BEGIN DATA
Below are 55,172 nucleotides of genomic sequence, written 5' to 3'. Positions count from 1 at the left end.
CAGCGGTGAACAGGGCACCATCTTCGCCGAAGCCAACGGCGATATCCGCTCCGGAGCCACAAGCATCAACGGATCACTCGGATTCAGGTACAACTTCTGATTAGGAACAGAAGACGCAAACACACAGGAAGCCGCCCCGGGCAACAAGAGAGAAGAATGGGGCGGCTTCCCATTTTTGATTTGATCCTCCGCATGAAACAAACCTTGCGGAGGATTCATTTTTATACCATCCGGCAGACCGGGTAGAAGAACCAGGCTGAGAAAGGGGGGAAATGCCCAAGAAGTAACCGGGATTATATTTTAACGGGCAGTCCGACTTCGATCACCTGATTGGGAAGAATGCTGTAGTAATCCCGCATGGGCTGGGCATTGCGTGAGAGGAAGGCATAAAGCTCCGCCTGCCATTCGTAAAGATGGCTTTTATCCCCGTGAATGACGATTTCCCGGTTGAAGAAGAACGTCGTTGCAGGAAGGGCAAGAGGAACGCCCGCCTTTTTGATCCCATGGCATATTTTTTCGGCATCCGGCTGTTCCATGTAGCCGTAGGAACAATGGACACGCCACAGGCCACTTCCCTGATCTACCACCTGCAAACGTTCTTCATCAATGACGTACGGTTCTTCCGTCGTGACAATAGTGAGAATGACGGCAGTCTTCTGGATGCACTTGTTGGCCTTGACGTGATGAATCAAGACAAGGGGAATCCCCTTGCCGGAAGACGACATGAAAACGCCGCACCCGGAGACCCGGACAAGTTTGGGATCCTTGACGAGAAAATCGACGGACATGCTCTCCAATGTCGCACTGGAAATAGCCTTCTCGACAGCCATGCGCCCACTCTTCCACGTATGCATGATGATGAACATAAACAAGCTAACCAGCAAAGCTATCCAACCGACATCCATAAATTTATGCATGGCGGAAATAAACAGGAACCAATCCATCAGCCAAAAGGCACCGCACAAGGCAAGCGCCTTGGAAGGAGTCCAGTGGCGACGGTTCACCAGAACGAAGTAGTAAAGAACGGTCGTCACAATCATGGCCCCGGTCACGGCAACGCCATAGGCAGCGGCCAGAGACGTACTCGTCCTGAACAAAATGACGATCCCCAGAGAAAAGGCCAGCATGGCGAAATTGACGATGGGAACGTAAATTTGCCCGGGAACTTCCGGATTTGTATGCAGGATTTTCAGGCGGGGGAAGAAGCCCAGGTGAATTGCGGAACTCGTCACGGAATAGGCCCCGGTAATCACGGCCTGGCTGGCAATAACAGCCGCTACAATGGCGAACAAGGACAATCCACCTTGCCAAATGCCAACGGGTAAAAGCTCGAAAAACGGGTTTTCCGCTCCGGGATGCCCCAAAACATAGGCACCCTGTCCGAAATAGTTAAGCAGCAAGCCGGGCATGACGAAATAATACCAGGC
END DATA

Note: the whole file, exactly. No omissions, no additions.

Below are 55,172 nucleotides of genomic sequence, written 5' to 3'. Positions count from 1 at the left end.
CAGCGGTGAACAGGGCACCATCTTCGCCGAAGCCAACGGCGATATCCGCTCCGGAGCCACAAGCATCAACGGATCACTCGGATTCAGGTACAACTTCTGATTAGGAACAGAAGACGCAAACACACAGGAAGCCGCCCCGGGCAACAAGAGAGAAGAATGGGGCGGCTTCCCATTTTTGATTTGATCCTCCGCATGAAACAAACCTTGCGGAGGATTCATTTTTATACCATCCGGCAGACCGGGTAGAAGAACCAGGCTGAGAAAGGGGGGAAATGCCCAAGAAGTAACCGGGATTATATTTTAACGGGCAGTCCGACTTCGATCACCTGATTGGGAAGAATGCTGTAGTAATCCCGCATGGGCTGGGCATTGCGTGAGAGGAAGGCATAAAGCTCCGCCTGCCATTCGTAAAGATGGCTTTTATCCCCGTGAATGACGATTTCCCGGTTGAAGAAGAACGTCGTTGCAGGAAGGGCAAGAGGAACGCCCGCCTTTTTGATCCCATGGCATATTTTTTCGGCATCCGGCTGTTCCATGTAGCCGTAGGAACAATGGACACGCCACAGGCCACTTCCCTGATCTACCACCTGCAAACGTTCTTCATCAATGACGTACGGTTCTTCCGTCGTGACAATAGTGAGAATGACGGCAGTCTTCTGGATGCACTTGTTGGCCTTGACGTGATGAATCAAGACAAGGGGAATCCCCTTGCCGGAAGACGACATGAAAACGCCGCACCCGGAGACCCGGACAAGTTTGGGATCCTTGACGAGAAAATCGACGGACATGCTCTCCAATGTCGCACTGGAAATAGCCTTCTCGACAGCCATGCGCCCACTCTTCCACGTATGCATGATGATGAACATAAACAAGCTAACCAGCAAAGCTATCCAACCGACATCCATAAATTTATGCATGGCGGAAATAAACAGGAACCAATCCATCAGCCAAAAGGCACCGCACAAGGCAAGCGCCTTGGAAGGAGTCCAGTGGCGACGGTTCACCAGAACGAAGTAGTAAAGAACGGTCGTCACAATCATGGCCCCGGTCACGGCAACGCCATAGGCAGCGGCCAGAGACGTACTCGTCCTGAACAAAATGACGATCCCCAGAGAAAAGGCCAGCATGGCGAAATTGACGATGGGAACGTAAATTTGCCCGGGAACTTCCGGATTTGTATGCAGGATTTTCAGGCGGGGGAAGAAGCCCAGGTGAATTGCGGAACTCGTCACGGAATAGGCCCCGGTAATCACGGCCTGGCTGGCAATAACAGCCGCTACAATGGCGAACAAGGACAATCCACCTTGCCAAATGCCAACGGGTAAAAGCTCGAAAAACGGGTTTTCCGCTCCGGGATGCCCCAAAACATAGGCACCCTGTCCGAAATAGTTAAGCAGCAAGCCGGGCATGACGAAATAATACCAGGC